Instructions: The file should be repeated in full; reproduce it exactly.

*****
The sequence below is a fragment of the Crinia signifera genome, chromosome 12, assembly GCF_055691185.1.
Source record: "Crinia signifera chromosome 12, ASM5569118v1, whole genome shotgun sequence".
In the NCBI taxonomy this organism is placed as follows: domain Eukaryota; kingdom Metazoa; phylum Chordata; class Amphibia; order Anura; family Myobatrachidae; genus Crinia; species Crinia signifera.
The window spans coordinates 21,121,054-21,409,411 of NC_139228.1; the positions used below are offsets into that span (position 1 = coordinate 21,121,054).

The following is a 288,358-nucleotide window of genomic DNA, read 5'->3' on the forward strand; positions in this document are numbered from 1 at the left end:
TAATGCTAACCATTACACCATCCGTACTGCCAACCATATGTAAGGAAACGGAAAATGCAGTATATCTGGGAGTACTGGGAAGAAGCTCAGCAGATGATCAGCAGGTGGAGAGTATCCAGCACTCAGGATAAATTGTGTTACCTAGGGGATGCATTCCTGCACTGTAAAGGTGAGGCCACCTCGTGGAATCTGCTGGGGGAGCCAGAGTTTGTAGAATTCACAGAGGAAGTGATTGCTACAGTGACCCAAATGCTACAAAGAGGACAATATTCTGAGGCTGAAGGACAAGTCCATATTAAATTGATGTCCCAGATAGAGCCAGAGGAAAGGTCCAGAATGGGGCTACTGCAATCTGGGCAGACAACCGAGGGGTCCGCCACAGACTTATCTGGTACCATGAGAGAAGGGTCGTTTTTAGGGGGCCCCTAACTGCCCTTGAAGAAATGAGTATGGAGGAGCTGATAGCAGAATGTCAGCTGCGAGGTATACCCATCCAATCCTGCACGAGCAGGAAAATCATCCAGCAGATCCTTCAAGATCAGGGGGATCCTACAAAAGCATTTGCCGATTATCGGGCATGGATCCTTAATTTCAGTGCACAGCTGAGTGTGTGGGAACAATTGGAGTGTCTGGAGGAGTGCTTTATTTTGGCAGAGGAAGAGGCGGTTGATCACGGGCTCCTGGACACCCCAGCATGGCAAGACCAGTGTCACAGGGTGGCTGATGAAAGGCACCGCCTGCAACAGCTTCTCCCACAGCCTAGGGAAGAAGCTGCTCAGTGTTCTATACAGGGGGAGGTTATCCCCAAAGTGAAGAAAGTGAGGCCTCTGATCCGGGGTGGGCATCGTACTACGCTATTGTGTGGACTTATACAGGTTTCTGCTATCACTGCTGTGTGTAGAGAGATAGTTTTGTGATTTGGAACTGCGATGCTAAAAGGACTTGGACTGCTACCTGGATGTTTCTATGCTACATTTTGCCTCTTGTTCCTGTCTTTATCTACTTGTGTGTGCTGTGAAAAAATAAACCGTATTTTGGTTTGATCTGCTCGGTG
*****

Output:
The sequence below is a fragment of the Crinia signifera genome, chromosome 12, assembly GCF_055691185.1.
Source record: "Crinia signifera chromosome 12, ASM5569118v1, whole genome shotgun sequence".
In the NCBI taxonomy this organism is placed as follows: domain Eukaryota; kingdom Metazoa; phylum Chordata; class Amphibia; order Anura; family Myobatrachidae; genus Crinia; species Crinia signifera.
The window spans coordinates 21,121,054-21,409,411 of NC_139228.1; the positions used below are offsets into that span (position 1 = coordinate 21,121,054).

The following is a 288,358-nucleotide window of genomic DNA, read 5'->3' on the forward strand; positions in this document are numbered from 1 at the left end:
TAATGCTAACCATTACACCATCCGTACTGCCAACCATATGTAAGGAAACGGAAAATGCAGTATATCTGGGAGTACTGGGAAGAAGCTCAGCAGATGATCAGCAGGTGGAGAGTATCCAGCACTCAGGATAAATTGTGTTACCTAGGGGATGCATTCCTGCACTGTAAAGGTGAGGCCACCTCGTGGAATCTGCTGGGGGAGCCAGAGTTTGTAGAATTCACAGAGGAAGTGATTGCTACAGTGACCCAAATGCTACAAAGAGGACAATATTCTGAGGCTGAAGGACAAGTCCATATTAAATTGATGTCCCAGATAGAGCCAGAGGAAAGGTCCAGAATGGGGCTACTGCAATCTGGGCAGACAACCGAGGGGTCCGCCACAGACTTATCTGGTACCATGAGAGAAGGGTCGTTTTTAGGGGGCCCCTAACTGCCCTTGAAGAAATGAGTATGGAGGAGCTGATAGCAGAATGTCAGCTGCGAGGTATACCCATCCAATCCTGCACGAGCAGGAAAATCATCCAGCAGATCCTTCAAGATCAGGGGGATCCTACAAAAGCATTTGCCGATTATCGGGCATGGATCCTTAATTTCAGTGCACAGCTGAGTGTGTGGGAACAATTGGAGTGTCTGGAGGAGTGCTTTATTTTGGCAGAGGAAGAGGCGGTTGATCACGGGCTCCTGGACACCCCAGCATGGCAAGACCAGTGTCACAGGGTGGCTGATGAAAGGCACCGCCTGCAACAGCTTCTCCCACAGCCTAGGGAAGAAGCTGCTCAGTGTTCTATACAGGGGGAGGTTATCCCCAAAGTGAAGAAAGTGAGGCCTCTGATCCGGGGTGGGCATCGTACTACGCTATTGTGTGGACTTATACAGGTTTCTGCTATCACTGCTGTGTGTAGAGAGATAGTTTTGTGATTTGGAACTGCGATGCTAAAAGGACTTGGACTGCTACCTGGATGTTTCTATGCTACATTTTGCCTCTTGTTCCTGTCTTTATCTACTTGTGTGTGCTGTGAAAAAATAAACCGTATTTTGGTTTGATCTGCTCGGTG